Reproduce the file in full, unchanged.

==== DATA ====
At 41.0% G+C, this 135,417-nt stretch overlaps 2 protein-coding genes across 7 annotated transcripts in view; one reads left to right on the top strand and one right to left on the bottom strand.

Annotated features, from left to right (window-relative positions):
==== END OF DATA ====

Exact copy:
At 41.0% G+C, this 135,417-nt stretch overlaps 2 protein-coding genes across 7 annotated transcripts in view; one reads left to right on the top strand and one right to left on the bottom strand.

Annotated features, from left to right (window-relative positions):